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John Florence Sullivan was born in Cambridge, Massachusetts, on May 31, 1894. As a youngster he taught himself the basics of comedy and juggling by reading books, and began working on vaudeville as "The World's Worst Juggler" while still a teenager. In 1920, he changed his professional name to Fred Allen and left vaudeville to appear in several musical shows, including The Passing Show of 1922 and The Greenwich Village Follies. It was while working in The Passing Show that he met Portland Hoffa, a chorus girl, whom he married in 1928.
Allen made his radio debut on October 23, 1932, on the CBS Radio Network program The Linit Bath Club Review (named for its sponsor); the show moved to NBC Radio in 1933. After this show came The Salad Bowl Revue (1933), The Sal Hepatica Revue (1933-1934), and The Hour of Smiles (1934-1935).
The program that would make Allen a long-time radio personality premiered in 1935 as Town Hall Tonight, a one-hour show that featured appearances by celebrities, musical numbers, and social commentaries on a wide variety of topics, including criticism of the advertising and radio industries. By 1936 Allen had a weekly audience of about 20 million listeners.
"Allen's Alley," a weekly segment within Town Hall Tonight, made its debut on December 6, 1942. Basically a series of comedy routines, "Allen's Alley" introduced a few radio characters that would go on to inspire well-known television characters -- Titus Moody later turned up as the Pepperidge Farm cookie man and Senator Claghorn became the Warner Brothers cartoon character Foghorn Leghorn, just to name a couple.
Unlike most other radio personalities of the day, Allen did not have a room full of writers creating scripts, preferring to do most of the writing himself. To get material he regularly read up to nine newspapers a day, and he frequently spent 12 to 14 hours a day writing and re-writing scripts. He did, however, employ a few assistants, some of whom went on to become famous in their own right -- Herman Wouk went on to pen The Caine Mutiny and The Winds of War, and Nat Hiken went on to create The Phil Silvers Show for television.
Poor health forced Allen off the air in 1944, but he returned in 1945 with The Fred Allen Show, which essentially had the same format as Town Hall Tonight. By the 1946-1947 season Allen had the number one show on network radio, but it proved to be the beginning of the end. The new medium of television was beginning to gain popularity, and many long-time radio sponsors were jumping ship to get in on the new market. This, combined with Allen's almost continuous feuding with his own sponsors, finally led to his leaving radio, and The Fred Allen Show aired for the last time on June 26, 1949.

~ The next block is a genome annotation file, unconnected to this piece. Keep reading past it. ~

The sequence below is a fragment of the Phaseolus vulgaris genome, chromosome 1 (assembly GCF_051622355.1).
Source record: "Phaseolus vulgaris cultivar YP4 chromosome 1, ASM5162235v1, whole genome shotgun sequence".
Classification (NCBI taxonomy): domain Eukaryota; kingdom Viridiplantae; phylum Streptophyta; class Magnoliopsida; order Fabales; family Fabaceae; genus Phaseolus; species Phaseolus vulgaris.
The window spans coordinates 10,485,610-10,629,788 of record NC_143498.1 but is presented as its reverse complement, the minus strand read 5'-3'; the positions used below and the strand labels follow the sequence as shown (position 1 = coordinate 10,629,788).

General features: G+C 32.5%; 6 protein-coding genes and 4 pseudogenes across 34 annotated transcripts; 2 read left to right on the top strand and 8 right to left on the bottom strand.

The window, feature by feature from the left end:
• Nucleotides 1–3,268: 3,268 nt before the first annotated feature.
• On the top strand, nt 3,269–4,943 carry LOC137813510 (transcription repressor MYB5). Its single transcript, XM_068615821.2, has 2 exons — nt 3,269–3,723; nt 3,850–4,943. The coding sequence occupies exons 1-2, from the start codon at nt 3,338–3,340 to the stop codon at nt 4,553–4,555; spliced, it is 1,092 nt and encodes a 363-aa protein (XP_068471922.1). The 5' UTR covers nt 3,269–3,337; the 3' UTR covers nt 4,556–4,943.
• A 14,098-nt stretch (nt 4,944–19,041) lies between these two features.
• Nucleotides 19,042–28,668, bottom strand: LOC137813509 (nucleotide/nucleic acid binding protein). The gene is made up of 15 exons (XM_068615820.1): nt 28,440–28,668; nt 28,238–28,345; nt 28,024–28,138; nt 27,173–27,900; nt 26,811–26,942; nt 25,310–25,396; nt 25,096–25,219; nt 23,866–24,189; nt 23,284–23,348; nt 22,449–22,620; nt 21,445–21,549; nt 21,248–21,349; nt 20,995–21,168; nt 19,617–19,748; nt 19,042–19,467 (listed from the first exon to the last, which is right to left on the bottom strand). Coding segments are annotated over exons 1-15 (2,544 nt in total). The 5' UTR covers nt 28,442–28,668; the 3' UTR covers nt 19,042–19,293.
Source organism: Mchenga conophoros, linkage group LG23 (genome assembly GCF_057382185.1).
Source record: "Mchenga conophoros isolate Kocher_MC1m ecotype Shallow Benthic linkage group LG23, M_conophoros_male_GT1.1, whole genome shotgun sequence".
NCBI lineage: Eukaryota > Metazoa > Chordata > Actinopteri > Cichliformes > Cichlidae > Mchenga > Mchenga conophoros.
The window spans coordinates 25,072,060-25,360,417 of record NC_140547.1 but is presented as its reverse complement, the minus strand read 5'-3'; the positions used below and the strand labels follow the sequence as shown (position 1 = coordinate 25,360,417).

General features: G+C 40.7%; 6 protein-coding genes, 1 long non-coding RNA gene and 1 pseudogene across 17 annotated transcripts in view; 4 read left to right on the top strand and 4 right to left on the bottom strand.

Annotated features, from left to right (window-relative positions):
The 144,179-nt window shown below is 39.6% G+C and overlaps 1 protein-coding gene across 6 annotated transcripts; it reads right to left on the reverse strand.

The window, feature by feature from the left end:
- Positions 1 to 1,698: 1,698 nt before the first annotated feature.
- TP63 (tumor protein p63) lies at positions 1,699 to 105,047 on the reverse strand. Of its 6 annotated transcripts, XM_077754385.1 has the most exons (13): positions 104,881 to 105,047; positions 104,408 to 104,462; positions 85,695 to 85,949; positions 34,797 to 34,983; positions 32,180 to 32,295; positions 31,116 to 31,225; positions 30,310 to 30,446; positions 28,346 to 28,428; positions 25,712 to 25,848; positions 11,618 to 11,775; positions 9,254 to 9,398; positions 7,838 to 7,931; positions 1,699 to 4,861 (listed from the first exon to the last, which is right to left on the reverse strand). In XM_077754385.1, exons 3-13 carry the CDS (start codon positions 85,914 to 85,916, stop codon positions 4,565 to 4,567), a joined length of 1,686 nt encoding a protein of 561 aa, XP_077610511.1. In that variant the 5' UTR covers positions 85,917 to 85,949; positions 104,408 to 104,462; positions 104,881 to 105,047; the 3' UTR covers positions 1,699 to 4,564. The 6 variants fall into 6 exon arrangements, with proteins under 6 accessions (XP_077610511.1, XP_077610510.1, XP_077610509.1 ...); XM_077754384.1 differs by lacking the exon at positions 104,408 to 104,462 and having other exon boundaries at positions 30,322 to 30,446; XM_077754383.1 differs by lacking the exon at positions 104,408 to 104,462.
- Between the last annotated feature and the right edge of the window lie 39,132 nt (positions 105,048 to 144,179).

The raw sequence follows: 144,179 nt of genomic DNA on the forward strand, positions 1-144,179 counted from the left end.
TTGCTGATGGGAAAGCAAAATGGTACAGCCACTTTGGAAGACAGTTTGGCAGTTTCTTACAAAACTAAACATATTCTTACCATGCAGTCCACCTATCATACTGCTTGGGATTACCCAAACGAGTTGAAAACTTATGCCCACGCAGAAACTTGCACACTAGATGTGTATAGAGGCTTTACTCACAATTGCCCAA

Allen never made a secret of the fact that he cared very little for television, but he did make a few attempts in the media. He made seven appearances on the Colgate Comedy Theater, but his brand of comedy didn't seem to translate well to television. His next attempt was Judge For Yourself (1953-1954), a quiz show in which he was supposed to carry on witty ad libbed conversations with guests. Next came Fred Allen's Sketchbook (1953), which featured a puppet show version of his infamous "Allen's Alley" skits; the transition never really worked. He was last seen on television as a regular panelist on the show What's My Line? (1955-death).
Fred Allen died in New York City on March 17, 1956.
In addition to his work on radio and television,
Allen also appeared in the following films:
Allen was the author of two autobiographical works: Treadmill to Oblivion (1954), deals with his experiences in radio, while Much Ado about Me (1956), with his vaudeville days.
Fred Allen was inducted into the Radio Hall of Fame in 1988.
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